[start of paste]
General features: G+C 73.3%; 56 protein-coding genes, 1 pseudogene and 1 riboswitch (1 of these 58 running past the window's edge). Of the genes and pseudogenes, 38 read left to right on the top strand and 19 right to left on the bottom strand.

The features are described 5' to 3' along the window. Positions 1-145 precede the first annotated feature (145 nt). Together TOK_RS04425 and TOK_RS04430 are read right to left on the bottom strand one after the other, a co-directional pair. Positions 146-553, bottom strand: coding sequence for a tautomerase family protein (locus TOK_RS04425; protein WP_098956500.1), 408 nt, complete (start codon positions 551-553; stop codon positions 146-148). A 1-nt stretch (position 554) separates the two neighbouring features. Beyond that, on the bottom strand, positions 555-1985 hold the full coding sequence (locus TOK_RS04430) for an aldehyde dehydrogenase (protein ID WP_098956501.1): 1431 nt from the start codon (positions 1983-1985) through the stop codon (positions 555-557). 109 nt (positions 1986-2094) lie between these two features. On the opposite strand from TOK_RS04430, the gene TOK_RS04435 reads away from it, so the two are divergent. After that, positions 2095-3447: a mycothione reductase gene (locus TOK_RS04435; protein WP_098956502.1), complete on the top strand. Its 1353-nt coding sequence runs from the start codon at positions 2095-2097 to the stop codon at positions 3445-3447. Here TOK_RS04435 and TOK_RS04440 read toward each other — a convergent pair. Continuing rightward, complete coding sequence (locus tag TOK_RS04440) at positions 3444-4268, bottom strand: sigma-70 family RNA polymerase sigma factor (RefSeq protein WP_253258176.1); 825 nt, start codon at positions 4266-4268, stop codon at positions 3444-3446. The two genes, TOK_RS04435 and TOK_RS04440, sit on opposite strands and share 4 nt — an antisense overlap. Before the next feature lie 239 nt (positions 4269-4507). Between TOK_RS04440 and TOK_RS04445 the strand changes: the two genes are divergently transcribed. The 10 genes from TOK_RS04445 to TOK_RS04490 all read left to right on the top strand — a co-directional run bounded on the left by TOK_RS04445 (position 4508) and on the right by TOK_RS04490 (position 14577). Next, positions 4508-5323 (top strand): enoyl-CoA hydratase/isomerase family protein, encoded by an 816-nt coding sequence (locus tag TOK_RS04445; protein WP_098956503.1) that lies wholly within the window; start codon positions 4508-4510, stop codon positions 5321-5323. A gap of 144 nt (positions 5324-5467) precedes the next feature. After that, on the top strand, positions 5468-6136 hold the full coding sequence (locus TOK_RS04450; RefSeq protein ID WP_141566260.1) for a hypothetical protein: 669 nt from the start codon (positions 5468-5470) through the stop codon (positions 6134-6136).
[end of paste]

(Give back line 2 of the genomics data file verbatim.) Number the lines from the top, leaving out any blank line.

The features are described 5' to 3' along the window. Positions 1-145 precede the first annotated feature (145 nt). Together TOK_RS04425 and TOK_RS04430 are read right to left on the bottom strand one after the other, a co-directional pair. Positions 146-553, bottom strand: coding sequence for a tautomerase family protein (locus TOK_RS04425; protein WP_098956500.1), 408 nt, complete (start codon positions 551-553; stop codon positions 146-148). A 1-nt stretch (position 554) separates the two neighbouring features. Beyond that, on the bottom strand, positions 555-1985 hold the full coding sequence (locus TOK_RS04430) for an aldehyde dehydrogenase (protein ID WP_098956501.1): 1431 nt from the start codon (positions 1983-1985) through the stop codon (positions 555-557). 109 nt (positions 1986-2094) lie between these two features. On the opposite strand from TOK_RS04430, the gene TOK_RS04435 reads away from it, so the two are divergent. After that, positions 2095-3447: a mycothione reductase gene (locus TOK_RS04435; protein WP_098956502.1), complete on the top strand. Its 1353-nt coding sequence runs from the start codon at positions 2095-2097 to the stop codon at positions 3445-3447. Here TOK_RS04435 and TOK_RS04440 read toward each other — a convergent pair. Continuing rightward, complete coding sequence (locus tag TOK_RS04440) at positions 3444-4268, bottom strand: sigma-70 family RNA polymerase sigma factor (RefSeq protein WP_253258176.1); 825 nt, start codon at positions 4266-4268, stop codon at positions 3444-3446. The two genes, TOK_RS04435 and TOK_RS04440, sit on opposite strands and share 4 nt — an antisense overlap. Before the next feature lie 239 nt (positions 4269-4507). Between TOK_RS04440 and TOK_RS04445 the strand changes: the two genes are divergently transcribed. The 10 genes from TOK_RS04445 to TOK_RS04490 all read left to right on the top strand — a co-directional run bounded on the left by TOK_RS04445 (position 4508) and on the right by TOK_RS04490 (position 14577). Next, positions 4508-5323 (top strand): enoyl-CoA hydratase/isomerase family protein, encoded by an 816-nt coding sequence (locus tag TOK_RS04445; protein WP_098956503.1) that lies wholly within the window; start codon positions 4508-4510, stop codon positions 5321-5323. A gap of 144 nt (positions 5324-5467) precedes the next feature. After that, on the top strand, positions 5468-6136 hold the full coding sequence (locus TOK_RS04450; RefSeq protein ID WP_141566260.1) for a hypothetical protein: 669 nt from the start codon (positions 5468-5470) through the stop codon (positions 6134-6136).